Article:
Occupy Koch Town recently attracted about 40 organizations and more than 350 people from Kansas, Missouri, Oklahoma, Nebraska, New York, Pennsylvania, South Dakota, Iowa, Oregon and Washington, D.C.
We were all non-millionaires.
However, we did see pro-millionaire advocates – a dozen or so tea party and pro-Koch brothers partisans – in front of Koch Industries headquarters. The tea party and Occupy groups did not clash but engaged in polite conversation, discussing our views and opinions with respect.
We felt the media did not report on the issues the marchers represented, instead slanting their coverage to reflect the unfounded view expressed by the Koch brothers that such a public display of citizen rights to free speech was somehow illegitimate and dangerous. Little was mentioned about the action’s success, peacefully raising public consciousness about pollution and corporate influence.
Never miss a local story.
Our focus on the Koch brothers as among the nation’s most dangerous polluters was well-founded. “Fight tar sands” was one sign repeated throughout the crowd. Tar-sands oil pollutes Canada and the United States on its journey to its foreign destination.
The Alberta pipeline system – which carries diluted bitumen, the same product planned for Keystone XL – has had about 16 times as many spills due to internal corrosion as the U.S. conventional oil pipeline system. Yet the safety and spill response standards used by the United States to regulate pipeline transport of bitumen are designed for conventional oil.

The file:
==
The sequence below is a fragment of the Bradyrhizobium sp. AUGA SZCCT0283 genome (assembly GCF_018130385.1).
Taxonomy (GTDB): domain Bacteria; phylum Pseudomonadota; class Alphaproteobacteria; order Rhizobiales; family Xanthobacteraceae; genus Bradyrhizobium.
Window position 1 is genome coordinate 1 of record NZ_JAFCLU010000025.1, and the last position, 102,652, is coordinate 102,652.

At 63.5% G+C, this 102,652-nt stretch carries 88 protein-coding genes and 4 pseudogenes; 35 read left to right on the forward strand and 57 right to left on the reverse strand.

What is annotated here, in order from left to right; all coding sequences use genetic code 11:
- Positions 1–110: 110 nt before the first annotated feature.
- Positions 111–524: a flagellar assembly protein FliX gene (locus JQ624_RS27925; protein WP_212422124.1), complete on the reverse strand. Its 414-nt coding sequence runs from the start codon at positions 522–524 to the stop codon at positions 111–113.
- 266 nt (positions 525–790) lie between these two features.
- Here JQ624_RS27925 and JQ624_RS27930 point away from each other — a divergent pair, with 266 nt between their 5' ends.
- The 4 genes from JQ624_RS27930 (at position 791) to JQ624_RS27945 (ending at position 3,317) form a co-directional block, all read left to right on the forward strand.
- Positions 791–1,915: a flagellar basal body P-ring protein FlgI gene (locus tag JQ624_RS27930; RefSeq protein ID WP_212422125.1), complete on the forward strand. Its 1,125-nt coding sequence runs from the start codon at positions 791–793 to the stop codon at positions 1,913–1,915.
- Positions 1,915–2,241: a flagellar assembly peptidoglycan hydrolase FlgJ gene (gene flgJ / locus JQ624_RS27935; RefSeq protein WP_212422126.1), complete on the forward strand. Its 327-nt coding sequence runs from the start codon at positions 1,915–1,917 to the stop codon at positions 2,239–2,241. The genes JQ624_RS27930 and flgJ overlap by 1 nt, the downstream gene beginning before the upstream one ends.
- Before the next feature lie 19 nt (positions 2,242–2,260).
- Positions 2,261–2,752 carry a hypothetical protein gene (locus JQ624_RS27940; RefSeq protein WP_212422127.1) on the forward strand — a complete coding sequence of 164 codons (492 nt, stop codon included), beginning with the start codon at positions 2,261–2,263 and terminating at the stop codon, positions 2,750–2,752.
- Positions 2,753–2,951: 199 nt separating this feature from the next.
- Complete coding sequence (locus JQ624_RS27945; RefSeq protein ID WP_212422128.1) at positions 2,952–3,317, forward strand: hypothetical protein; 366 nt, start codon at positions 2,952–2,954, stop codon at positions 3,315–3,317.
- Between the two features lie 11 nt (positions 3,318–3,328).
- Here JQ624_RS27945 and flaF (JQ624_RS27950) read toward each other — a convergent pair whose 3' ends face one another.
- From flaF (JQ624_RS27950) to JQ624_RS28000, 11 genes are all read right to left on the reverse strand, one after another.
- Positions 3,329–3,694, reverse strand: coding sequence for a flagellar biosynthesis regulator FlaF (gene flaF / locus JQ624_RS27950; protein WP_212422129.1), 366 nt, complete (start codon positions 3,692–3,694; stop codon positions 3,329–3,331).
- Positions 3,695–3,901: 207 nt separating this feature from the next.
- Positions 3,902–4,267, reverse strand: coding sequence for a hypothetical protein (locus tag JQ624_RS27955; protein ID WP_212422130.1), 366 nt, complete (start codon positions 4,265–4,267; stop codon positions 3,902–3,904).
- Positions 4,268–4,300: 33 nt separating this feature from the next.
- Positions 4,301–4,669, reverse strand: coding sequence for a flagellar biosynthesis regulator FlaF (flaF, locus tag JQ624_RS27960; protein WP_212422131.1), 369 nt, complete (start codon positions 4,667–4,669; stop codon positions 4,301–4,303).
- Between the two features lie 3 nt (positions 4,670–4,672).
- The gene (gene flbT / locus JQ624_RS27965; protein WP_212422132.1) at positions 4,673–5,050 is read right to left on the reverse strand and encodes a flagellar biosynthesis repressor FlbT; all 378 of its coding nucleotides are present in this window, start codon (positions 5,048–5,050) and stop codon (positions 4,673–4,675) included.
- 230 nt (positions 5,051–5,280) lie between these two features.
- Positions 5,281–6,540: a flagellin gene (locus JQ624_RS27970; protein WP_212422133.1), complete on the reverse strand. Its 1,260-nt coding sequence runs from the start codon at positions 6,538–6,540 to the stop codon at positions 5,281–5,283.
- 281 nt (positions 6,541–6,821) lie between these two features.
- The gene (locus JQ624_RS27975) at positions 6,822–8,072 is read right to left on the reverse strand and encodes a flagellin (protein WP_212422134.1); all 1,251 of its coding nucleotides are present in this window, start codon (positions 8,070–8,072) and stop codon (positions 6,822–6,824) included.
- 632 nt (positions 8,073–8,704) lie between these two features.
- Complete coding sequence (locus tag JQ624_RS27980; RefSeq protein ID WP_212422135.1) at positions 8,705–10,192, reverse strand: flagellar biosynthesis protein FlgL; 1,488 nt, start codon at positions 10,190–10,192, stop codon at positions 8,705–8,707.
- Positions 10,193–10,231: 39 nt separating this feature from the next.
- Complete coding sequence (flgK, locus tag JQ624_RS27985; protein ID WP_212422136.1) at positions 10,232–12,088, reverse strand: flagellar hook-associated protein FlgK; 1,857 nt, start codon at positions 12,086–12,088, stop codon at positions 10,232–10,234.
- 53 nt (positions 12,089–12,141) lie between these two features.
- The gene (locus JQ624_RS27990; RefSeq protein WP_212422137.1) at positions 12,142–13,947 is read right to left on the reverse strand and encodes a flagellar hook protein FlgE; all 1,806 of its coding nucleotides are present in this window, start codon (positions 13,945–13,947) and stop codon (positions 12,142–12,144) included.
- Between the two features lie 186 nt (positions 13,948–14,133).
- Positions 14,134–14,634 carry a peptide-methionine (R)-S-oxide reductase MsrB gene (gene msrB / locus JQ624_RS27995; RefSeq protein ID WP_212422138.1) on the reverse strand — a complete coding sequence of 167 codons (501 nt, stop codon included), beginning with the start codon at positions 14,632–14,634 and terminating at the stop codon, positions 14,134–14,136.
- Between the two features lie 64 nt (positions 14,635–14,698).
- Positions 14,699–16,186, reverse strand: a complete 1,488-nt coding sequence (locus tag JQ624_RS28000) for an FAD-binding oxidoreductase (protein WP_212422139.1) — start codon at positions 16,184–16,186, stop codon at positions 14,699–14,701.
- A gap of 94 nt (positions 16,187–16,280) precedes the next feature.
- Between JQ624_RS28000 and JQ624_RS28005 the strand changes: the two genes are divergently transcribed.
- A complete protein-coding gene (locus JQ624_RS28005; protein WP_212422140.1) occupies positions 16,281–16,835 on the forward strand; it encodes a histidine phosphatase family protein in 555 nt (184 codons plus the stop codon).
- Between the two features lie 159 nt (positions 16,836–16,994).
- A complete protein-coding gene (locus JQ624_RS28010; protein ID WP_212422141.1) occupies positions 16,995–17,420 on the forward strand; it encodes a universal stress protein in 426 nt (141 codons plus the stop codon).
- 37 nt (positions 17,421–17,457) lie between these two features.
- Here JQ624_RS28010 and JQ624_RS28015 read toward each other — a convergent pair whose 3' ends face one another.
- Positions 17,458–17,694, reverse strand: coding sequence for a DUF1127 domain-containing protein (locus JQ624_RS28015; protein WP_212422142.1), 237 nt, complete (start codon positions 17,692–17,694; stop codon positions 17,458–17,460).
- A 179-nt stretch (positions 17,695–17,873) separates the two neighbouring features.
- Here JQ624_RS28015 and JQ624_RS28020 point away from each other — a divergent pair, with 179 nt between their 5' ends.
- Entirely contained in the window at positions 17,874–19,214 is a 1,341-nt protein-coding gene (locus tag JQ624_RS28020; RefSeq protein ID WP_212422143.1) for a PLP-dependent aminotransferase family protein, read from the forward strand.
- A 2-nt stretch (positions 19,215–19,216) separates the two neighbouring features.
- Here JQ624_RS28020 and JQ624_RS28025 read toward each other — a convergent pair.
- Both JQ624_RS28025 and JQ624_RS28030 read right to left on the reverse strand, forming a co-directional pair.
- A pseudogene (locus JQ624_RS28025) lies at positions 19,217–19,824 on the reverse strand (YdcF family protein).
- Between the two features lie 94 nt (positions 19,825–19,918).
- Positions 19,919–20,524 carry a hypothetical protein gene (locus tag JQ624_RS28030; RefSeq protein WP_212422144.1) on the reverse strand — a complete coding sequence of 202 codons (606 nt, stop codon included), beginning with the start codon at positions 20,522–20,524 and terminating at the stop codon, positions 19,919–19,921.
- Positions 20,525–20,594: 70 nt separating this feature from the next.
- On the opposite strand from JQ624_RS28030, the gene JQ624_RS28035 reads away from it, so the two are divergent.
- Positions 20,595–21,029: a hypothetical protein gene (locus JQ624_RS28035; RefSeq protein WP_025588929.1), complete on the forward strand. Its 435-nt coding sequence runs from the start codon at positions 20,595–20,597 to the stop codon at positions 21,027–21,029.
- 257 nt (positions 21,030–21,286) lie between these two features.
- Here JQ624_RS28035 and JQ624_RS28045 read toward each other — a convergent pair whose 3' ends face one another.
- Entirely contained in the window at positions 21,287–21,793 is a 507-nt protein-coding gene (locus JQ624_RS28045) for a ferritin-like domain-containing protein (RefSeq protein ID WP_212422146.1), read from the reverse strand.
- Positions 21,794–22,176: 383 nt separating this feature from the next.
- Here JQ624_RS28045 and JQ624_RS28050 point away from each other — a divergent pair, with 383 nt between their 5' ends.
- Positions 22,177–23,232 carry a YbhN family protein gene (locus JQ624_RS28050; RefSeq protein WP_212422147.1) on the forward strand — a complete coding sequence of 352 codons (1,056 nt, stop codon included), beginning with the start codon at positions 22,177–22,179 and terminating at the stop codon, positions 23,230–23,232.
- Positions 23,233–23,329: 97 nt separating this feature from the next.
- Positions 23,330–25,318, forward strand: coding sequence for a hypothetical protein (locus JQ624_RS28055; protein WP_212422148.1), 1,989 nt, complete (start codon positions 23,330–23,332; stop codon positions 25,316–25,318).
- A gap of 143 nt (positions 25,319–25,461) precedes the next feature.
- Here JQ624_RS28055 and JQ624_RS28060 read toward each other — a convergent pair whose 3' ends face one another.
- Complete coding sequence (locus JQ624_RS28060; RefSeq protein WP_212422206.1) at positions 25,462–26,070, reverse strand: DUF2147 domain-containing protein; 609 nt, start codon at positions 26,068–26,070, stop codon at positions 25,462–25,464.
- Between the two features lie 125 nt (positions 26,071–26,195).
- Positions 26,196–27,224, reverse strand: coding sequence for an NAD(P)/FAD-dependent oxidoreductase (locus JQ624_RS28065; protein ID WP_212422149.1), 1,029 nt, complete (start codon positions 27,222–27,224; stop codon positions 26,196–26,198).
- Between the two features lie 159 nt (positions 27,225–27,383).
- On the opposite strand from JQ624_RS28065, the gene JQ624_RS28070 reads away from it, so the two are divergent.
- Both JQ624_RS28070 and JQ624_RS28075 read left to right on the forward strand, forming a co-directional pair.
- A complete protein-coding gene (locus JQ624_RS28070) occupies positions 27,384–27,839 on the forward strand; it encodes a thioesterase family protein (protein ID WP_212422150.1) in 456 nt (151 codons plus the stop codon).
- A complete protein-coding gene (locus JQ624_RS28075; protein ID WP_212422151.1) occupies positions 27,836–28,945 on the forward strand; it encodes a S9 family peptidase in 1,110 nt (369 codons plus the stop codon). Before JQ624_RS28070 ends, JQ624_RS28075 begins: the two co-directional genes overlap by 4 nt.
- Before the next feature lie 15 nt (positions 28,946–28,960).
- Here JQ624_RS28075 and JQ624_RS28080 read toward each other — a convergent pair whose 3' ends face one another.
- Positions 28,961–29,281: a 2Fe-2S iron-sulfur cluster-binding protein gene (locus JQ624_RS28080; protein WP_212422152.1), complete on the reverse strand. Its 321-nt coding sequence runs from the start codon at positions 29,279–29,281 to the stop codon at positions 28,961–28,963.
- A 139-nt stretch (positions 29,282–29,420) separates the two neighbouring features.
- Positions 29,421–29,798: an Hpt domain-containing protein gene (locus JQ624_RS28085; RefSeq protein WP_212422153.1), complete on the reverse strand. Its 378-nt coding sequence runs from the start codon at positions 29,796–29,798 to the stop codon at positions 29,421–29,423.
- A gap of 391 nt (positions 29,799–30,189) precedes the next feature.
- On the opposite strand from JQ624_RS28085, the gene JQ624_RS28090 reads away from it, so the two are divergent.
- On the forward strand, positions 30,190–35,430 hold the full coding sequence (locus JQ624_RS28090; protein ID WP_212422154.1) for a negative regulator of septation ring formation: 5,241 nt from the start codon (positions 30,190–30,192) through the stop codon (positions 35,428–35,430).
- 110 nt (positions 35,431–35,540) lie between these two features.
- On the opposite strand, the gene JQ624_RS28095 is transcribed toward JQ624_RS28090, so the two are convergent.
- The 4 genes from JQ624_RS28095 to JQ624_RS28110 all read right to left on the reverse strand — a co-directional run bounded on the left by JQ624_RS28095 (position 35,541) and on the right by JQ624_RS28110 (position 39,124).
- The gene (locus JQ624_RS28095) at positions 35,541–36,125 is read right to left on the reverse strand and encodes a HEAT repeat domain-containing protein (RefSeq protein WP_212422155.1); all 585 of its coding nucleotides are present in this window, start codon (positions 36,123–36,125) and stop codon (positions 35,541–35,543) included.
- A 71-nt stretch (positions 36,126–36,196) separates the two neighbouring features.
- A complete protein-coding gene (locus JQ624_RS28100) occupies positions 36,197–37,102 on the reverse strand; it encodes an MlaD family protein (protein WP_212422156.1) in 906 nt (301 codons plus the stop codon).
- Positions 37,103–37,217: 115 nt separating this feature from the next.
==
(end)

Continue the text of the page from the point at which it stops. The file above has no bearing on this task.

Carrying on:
To make matters worse, pipeline failures are not detected by pipeline operators, and the heavy, sticky, highly corrosive and toxic crude oil is nearly impossible to clean up because the industry doesn’t know how to clean up bitumen after a spill. Its composition means that traditional cleanup techniques don’t work. For example, unlike regular oil, diluted bitumen sinks in water.
The tar-sands expansion in Canada is the largest refining and most destructive project on Earth. Koch Industries is responsible for close to 25 percent of the tar-sands crude oil that is imported into the United States. Flint Hills Resources Canada LP, a Koch Industries operation in Alberta, supplies 250,000 barrels of tar-sands oil a day to the Koch-owned Pine Bend Refinery in Minnesota, which is listed as a “high priority violator” by the Environmental Protection Agency.
We must stop the production of oil from tar sands, because tar-sands oil pipelines are not safe.
Another slogan was “clean air, clean water, clean democracy.” Over the past two years, the Koch brothers have used their personal wealth and influence to advocate against clean energy and environmental standards, workers’ rights, health care reform and public education.
Occupy and the Sierra Club worked collaboratively on Occupy Koch Town to raise the consciousness level on all these issues in the Koch brothers’ hometown.
The Kochs seem more interested in deflecting the real intent of the rally with false, or at least disingenuous, outrage over citizens demonstrating peacefully in their hometown, exercising our freedoms as American citizens. But the Kochs’ reaction was just misdirection to keep the public from focusing on their dismal environmental record and their equally dangerous efforts to undermine our freedom and democracy.